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Publication numberUS2610993 A
Publication typeGrant
Publication dateSep 16, 1952
Filing dateJul 12, 1951
Priority dateJul 12, 1951
Publication numberUS 2610993 A, US 2610993A, US-A-2610993, US2610993 A, US2610993A
InventorsStark Julian H
Original AssigneeGen Electric
Export CitationBiBTeX, EndNote, RefMan
External Links: USPTO, USPTO Assignment, Espacenet
Adjustable magnetic shunt for permanent magnet generators
US 2610993 A
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Description  (OCR text may contain errors)

Sept. 16, 1952 RK 2,610,993

ADJusTABL Patented Sept. 16, 1952 ADJUSTABLE MAGNETIC SHUNT FOR PERMANENT MAGNET GENERATORS Julian H. Stark, Fort Wayne, Ind., assignor to General Electric Company, a corporation of New York Application July 12, 1951, Serial No. 236,311

3 Claims.

This invention relates to dynamoelectric machines and, more particularly, to permanent magnet excited machines having means for preventing demagnetization of the permanent magnets and for adjusting the output voltage.

Many dynamoelectric machines, particularly in the fractional horsepower frame sizes, such as tachometer generators, utilize permanent magnet excitation. In such machines, it is particularly important to provide maximum effective flux density in pole pieces with the minimum amount of permanent material. In conventional machines of this type, having permanent magnet pole pieces, it is customary to first magnetize the stator in a suitable device without the rotor positioned therein, and then to expose the stator to an open air condition of high external reluctance, so that the stator is air stablized prior to assembly of the rotor therein. When the stator is exposed in this manner, the magnet iiux density drops to a fairly low point on the demagnetization curve of the major hysteresis loop in the second quadrant. However, when the rotor is positioned in the stator with an accompanying, greatly-reduced external reluctance, the magnet flux density rises along the minor loop to a predetermined point suiicient to supply the operating flux of the machine. The rotor may thereafter be removed from and replaced in the stator repeatedly without loss of flux, providing however, that it is not subjected to a greater demagnetizing force than that of the original open air reluctance. The minor loop as a result of the air exposure is, however, so low that a relatively large amount of magnet material must be used to produce a given working flux. This condition may bev greatly improved by providing the permanent magnet pole pieces of the stator with a fixed shunt flux path of a somewhat greater reluctance than the reluctance of the working air gap, to carry the magnet iiux when the rotor is not positioned in the stator, and also to protect the permanent magnet pole pieces against demagnetization due to short circuits in the output or the armature and to decrease the effect of air aging. This shunt iiux path is in parallel with the working ux path through the air gap of the machine, and when the rotor is positioned in the stator, bypasses only a small portion of the total ux since the shunt gap reluctance is larger than the Working air gap reluctance between the rotor and the stator. However, as the rotor is not positioned in the stator, the rotor shunt air gap provides a path of comparatively low reluctance so that the flux density does not drop to as low a point on the major hysteresis loop as before, and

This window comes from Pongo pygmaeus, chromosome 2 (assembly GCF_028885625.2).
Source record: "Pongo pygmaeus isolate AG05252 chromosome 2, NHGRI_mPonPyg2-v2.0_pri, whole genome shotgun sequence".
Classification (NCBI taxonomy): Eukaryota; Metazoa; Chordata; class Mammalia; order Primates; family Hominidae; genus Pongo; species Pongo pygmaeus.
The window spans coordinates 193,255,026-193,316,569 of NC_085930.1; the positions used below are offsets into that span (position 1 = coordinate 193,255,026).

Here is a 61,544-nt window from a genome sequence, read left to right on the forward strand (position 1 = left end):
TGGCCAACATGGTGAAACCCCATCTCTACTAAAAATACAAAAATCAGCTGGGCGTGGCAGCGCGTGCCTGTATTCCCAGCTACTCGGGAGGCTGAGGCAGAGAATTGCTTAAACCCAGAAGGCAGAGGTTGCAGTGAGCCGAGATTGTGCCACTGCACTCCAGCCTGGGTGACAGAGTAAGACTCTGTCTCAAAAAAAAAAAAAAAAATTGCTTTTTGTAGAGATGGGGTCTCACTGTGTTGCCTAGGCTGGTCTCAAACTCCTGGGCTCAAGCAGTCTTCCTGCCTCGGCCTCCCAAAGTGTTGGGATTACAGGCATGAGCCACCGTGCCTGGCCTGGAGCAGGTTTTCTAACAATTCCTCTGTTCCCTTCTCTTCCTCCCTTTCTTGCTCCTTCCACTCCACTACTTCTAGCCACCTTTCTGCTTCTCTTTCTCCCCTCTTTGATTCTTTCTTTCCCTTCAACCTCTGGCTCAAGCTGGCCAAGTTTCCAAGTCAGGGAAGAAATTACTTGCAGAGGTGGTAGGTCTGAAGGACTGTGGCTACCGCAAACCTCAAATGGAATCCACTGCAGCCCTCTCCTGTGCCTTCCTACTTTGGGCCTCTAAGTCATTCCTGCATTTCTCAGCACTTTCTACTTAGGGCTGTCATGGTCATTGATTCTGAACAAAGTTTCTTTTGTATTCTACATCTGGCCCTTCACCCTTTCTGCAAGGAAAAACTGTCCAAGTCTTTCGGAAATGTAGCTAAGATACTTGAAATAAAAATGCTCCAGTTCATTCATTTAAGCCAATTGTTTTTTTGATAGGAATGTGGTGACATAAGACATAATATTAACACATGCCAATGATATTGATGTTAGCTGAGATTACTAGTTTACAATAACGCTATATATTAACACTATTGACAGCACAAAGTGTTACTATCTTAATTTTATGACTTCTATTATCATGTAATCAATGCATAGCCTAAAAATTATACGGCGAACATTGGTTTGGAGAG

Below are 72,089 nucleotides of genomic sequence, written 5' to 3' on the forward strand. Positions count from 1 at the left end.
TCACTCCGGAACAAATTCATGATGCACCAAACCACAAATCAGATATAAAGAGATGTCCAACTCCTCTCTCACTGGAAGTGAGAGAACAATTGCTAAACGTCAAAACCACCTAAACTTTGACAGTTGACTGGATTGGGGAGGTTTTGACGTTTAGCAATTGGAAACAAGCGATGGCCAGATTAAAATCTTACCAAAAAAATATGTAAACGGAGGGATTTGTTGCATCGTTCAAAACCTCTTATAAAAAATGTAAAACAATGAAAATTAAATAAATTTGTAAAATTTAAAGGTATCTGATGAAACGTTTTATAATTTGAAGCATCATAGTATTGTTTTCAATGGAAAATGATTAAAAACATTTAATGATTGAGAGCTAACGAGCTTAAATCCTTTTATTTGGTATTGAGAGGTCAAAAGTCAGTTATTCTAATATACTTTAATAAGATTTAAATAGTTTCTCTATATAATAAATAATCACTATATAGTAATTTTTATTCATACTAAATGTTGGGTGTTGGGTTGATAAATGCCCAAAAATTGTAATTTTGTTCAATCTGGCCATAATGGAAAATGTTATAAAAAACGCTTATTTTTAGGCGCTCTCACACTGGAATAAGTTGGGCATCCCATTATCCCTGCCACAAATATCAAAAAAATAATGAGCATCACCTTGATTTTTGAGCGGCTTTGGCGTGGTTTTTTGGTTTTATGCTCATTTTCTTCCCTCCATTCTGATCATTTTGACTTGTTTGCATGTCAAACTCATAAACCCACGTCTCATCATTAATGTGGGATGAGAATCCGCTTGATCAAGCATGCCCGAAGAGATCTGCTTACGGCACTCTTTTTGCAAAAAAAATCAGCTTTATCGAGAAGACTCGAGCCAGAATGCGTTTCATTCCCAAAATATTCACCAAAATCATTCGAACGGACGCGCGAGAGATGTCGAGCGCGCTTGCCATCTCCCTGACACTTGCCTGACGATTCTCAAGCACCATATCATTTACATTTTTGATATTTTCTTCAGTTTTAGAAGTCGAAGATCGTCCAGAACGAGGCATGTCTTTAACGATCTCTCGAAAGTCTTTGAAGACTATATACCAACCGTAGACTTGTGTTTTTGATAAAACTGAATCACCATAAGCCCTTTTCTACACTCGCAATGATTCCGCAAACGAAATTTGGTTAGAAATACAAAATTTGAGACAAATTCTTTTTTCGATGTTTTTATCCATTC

the operating range is along a minor hysteresis loop at a considerably higher flux level than would be possible if the shunt flux path were not provided. Thus, the magnetic flux density is held at a higher level when the rotor is removed from or replaced in the stator than would otherwise be the case, and, therefore, more working flux is available from a given amount of permanent magnet material or the size of the permanent magnet pole pieces may be reduced to deliver the required amount oi flux. It has also been found desirable to provide means for conveniently adjusting the output voltage of machines of this type and to accomplish this object by adjusting the amount of iiux bypassed around the working air gap.

It is an object of this invention, therefore, to provide an improved dynamoelectric machine of the permanent magnet excited variety having means for shunting a portion of the flux around the working air gap to prevent demagnetization of the permanent magnets, and for adjusting the output voltage of the machine.

Further objects and advantages of this invention will become apparent and the invention will be better understood by reference to the following description and the accompanying drawings, and the features of novelty which characterize this invention will be pointed out with particularity in the claims annexed to and forming a part of the specification.

In accordance with this invention, a dynamoelectric machine stator is provided having a shell member with a pair of permanent magnet pole pieces projecting radially inward therefrom. A stationary shunt member formed of a plurality of separate laminations respectively abuts one side of each of the permanent magnet pole pieces and is held in position by leakage ux owing therethrough. This stationary shunt member forms the shunt ux path for preventing demagnetization of the permanent magnet pole pieces. In order to provide for adjustment of the output voltage, an adjustable shunt member formed of a plurality of laminations is provided respectively abutting the other sides of the permanent magnet pole pieces and means are provided for adjusting the amount of engagement of the adjustable shunt member with the other sides of the permanent magnet pole pieces.